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1961 April: Chamber of Commerce Building

On the Calthorpe Estate at Five Ways, Edgbaston, a site well removed from the congested city centre but near public transport and large enough for adequate car-parking to be provided. It is a 12-storey building, with two thirds of the accommodation designed for letting as offices. The remainder houses the Chamber of Commerce and contains administrative offices, an information floor, commercial library, council chamber, president’s suite, meetingrooms, club-rooms, etc.

Close up of the three-storey bridge connecting the two blocks

Close up of the three-storey bridge connecting the two blocks

All these occupy a four-storey block which also has a lunch-bar on the roof and a bank taking up part of the ground floor, which is recessed behind its structural columns. This block is separated from the main officeblock, at right-angles to it by a four-storey link with open ground floor which forms a covered drive-in. Both blocks are entered at this point.

West elevation of the Chamber of Commerce block

West elevation of the Chamber of Commerce block

The building is of reinforced concrete frame construction with-plate:floors giving:clear soffits. In the lower building the exposed ground-floor columns are faced with green Italian marble, the glazed wall behind them having panels of Portuguese blue crystal or grey marble. The concrete mullions on the upper floors are faced with Travertine with green marble inserts. Window panels are white Swedish ceramic mosaic. The elevation is framed in Travertine and the end wall faced with Portland stone.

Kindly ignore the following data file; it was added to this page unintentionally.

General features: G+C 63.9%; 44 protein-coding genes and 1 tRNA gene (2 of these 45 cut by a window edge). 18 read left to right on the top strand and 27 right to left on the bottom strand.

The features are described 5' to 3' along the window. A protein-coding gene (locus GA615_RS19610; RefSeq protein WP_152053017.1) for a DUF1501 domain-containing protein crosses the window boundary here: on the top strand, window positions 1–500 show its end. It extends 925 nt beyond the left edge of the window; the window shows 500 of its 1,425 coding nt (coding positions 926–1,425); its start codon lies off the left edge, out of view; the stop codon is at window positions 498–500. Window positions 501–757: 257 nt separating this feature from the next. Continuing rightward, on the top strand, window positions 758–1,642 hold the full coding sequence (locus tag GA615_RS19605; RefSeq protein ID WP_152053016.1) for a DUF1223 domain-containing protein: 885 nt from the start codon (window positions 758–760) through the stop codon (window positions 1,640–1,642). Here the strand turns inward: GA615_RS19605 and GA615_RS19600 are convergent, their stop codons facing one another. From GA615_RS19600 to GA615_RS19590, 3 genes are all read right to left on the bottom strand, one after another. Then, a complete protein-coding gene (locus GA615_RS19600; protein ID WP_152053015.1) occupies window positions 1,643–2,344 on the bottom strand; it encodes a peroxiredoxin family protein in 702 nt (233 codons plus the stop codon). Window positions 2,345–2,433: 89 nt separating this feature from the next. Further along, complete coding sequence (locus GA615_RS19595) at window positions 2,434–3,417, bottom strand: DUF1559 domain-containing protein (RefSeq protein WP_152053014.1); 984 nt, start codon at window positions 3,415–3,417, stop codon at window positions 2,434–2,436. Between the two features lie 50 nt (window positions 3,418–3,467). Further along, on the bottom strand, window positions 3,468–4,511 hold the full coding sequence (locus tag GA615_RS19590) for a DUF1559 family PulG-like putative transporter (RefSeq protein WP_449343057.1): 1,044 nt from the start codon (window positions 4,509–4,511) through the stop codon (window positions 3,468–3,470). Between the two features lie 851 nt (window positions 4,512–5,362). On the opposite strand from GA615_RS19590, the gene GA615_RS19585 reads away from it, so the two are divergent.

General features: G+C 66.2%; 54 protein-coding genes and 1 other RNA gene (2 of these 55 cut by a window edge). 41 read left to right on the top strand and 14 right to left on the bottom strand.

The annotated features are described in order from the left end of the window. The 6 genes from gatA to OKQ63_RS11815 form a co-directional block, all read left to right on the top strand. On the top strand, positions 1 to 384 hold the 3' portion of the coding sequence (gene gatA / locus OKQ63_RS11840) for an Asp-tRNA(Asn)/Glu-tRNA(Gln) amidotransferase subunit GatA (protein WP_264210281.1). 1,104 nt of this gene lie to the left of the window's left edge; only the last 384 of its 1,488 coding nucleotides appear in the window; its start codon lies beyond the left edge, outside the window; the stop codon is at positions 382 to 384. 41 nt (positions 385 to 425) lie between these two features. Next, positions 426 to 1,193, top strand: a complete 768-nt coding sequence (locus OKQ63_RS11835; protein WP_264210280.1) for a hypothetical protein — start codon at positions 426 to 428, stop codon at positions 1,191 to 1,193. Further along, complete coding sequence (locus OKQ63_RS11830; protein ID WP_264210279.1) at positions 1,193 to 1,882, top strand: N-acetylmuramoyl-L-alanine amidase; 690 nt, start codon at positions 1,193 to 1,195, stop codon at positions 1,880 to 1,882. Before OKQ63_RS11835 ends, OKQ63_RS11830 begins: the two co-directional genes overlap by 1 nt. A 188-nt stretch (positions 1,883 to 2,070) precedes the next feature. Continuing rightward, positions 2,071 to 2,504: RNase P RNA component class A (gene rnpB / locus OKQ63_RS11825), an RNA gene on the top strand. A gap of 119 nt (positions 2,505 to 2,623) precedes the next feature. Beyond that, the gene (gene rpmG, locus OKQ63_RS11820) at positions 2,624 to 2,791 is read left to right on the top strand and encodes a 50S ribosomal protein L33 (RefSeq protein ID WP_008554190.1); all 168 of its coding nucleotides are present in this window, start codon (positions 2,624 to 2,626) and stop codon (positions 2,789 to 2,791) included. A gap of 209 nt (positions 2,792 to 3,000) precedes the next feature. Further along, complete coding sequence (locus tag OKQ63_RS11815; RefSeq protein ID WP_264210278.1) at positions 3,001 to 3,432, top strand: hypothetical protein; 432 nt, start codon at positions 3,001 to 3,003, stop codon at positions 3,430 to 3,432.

The council chamber

The council chamber

The twelve-storey block has three rows of columns. The side walls, facing south-west and north-east, are fully glazed and divided vertically by thin pressed aluminium mullions. These elevations, also, are framed in Travertine and the end walls have a central vertical strip of glazing flanked by panels of Portland stone. Beneath the office floors are service ducts connected to skirting trunking round the perimeter of the building, which allows telephone and electrical services to be taken out of sight at any point.

Twentieth Century Architects

The C20 Society, with English Heritage and RIBA Publications, has published a monograph on the work of John Madin, by Alan Clawley (March 2011).

The C20 Society campaigns for the preservation of post 1914 buildings, find out more and become a member on the C20 website.

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